The woman who was beaten by a California Highway Patrol officer last week remained hospitalized on Saturday.
An official investigation of the videotaped beating is stepping up, but the facts remain hard to come by.
According to her lawyer, Marlene Pinnock, a 51-year-old great-grandmother now has double vision and painful lumps to her head and shoulder after a CHP officer was caught on camera repeatedly punching her. Attorney Caree Harper says Pinnock also suffered an "emotional" blow seeing the video on her hospital television.
"She has had to be traumatized and watched her beating over and over again," Harper said.
CHP Commissioner Joe Farrow says the tape demands a thorough investigation.
"It becomes a tragedy if an organization like the highway patrol or any organization chooses to ignore it and we simply bury our head in the sand and ignore it," said Farrow. "That is not what we're doing."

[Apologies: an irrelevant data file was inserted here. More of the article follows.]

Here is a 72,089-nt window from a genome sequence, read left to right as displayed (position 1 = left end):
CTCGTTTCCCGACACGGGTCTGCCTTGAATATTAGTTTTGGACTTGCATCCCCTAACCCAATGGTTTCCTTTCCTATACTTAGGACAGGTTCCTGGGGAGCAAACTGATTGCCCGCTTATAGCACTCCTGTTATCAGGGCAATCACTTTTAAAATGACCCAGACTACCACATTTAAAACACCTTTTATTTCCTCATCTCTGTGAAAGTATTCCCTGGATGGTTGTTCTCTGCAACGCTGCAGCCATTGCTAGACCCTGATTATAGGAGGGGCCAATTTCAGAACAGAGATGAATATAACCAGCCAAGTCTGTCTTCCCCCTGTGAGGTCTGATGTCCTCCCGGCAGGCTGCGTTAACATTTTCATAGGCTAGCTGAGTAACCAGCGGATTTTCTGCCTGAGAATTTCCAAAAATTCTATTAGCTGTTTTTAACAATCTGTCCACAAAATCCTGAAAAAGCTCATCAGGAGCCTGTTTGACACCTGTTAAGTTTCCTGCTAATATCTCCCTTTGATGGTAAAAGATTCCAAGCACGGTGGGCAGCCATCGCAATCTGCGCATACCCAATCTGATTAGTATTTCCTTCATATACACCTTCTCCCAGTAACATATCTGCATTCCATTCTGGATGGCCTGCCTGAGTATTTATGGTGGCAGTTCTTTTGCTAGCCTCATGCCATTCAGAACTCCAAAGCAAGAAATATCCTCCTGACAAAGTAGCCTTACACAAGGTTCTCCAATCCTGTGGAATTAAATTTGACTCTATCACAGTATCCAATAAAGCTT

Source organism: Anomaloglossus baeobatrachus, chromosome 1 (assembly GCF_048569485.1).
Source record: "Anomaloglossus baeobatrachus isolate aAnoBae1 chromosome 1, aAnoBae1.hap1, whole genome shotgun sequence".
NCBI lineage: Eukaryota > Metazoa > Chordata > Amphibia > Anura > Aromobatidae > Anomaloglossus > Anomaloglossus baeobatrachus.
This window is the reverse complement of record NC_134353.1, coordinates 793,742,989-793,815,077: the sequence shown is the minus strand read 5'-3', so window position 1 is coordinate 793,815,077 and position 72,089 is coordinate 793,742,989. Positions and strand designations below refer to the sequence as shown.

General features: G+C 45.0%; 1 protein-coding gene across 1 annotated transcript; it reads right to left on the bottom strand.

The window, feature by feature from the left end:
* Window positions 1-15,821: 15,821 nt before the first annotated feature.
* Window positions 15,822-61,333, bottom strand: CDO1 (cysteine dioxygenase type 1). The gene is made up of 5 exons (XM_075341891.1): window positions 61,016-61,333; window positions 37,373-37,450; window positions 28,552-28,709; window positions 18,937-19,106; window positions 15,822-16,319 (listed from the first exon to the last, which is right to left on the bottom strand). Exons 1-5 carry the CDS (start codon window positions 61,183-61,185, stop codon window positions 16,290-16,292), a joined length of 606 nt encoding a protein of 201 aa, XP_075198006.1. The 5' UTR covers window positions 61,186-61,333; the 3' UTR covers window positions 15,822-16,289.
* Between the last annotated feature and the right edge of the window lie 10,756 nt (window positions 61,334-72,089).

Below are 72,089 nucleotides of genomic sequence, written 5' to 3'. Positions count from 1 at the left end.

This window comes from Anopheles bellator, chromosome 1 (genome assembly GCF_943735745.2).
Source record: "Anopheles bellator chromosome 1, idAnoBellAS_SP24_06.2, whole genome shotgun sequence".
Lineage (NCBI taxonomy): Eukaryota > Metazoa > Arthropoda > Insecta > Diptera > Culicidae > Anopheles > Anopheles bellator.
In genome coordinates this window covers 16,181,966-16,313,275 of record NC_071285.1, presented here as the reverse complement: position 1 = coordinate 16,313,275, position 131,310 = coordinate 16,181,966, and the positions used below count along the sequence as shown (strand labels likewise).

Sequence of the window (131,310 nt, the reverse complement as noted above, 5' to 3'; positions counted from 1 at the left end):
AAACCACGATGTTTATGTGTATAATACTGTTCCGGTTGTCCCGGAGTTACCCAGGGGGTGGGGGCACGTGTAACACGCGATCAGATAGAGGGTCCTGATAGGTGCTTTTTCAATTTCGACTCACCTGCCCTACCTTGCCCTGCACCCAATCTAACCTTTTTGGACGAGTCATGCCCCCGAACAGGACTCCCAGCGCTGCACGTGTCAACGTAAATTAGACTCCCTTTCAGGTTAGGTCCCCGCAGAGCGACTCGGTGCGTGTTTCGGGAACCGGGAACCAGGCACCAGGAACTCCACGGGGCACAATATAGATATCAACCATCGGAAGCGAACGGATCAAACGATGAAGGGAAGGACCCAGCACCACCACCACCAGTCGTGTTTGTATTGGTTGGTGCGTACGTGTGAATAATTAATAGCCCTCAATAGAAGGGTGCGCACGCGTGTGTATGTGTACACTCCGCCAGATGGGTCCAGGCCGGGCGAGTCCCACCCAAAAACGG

But outraged community activists have held rallies all week, including Saturday in Los Angeles. They are calling for a federal investigation. Congresswoman Maxine Waters went even further saying, "This is enough to demand his dismissal."
We asked civil rights attorney John Burris, who is also representing Pinnock, if it would have been a he-said, she-said case if the incident had not been videotaped.
"Totally important," he said. "Certainly if you see someone walking down the freeway, you kind of wonder what's going on with that person. Notwithstanding her mental condition at the time, there was nothing about what happened to her that was justifiable."
The CHP is calling for patience during its investigation, but a civil lawsuit is already in the works.
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